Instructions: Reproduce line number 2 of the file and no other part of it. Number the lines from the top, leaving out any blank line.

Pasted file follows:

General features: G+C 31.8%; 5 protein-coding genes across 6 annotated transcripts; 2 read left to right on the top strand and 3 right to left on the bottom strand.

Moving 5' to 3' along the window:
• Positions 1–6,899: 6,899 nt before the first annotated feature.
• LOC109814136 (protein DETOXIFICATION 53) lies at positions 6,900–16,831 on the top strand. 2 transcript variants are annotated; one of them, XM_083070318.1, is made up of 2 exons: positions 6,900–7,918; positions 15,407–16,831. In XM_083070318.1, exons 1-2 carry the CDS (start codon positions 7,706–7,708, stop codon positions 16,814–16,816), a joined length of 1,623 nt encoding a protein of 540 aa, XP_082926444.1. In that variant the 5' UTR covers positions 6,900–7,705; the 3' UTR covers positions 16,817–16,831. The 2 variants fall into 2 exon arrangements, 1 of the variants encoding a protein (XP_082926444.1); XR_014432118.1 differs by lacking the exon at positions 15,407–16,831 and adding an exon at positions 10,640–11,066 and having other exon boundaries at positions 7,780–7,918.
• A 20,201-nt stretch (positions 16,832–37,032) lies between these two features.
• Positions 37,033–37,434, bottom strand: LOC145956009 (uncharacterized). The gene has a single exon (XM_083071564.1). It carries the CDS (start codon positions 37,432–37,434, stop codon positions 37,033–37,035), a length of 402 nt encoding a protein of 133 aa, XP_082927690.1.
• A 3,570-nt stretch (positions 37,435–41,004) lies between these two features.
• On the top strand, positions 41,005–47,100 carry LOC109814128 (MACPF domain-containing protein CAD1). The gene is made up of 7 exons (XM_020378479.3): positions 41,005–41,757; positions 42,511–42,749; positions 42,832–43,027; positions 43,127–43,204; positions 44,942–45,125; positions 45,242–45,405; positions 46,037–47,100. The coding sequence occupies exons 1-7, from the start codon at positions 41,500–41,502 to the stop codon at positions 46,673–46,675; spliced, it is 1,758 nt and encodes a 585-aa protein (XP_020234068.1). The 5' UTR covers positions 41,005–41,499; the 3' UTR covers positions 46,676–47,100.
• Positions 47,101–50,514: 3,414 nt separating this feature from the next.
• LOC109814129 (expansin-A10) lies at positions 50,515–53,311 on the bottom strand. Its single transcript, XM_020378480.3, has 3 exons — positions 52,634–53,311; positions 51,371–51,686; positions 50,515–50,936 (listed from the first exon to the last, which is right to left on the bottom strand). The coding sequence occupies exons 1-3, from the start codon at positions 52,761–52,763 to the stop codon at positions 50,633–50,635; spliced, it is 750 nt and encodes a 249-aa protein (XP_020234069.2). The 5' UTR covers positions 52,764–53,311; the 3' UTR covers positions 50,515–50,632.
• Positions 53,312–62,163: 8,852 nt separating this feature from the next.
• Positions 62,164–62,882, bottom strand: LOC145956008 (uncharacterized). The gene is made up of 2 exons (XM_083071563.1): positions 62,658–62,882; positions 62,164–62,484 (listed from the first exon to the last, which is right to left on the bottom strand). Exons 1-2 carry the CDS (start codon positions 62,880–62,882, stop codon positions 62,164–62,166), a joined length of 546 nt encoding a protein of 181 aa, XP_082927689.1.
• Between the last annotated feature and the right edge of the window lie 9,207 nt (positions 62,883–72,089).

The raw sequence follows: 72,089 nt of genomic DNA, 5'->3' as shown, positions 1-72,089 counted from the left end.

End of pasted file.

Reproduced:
Moving 5' to 3' along the window: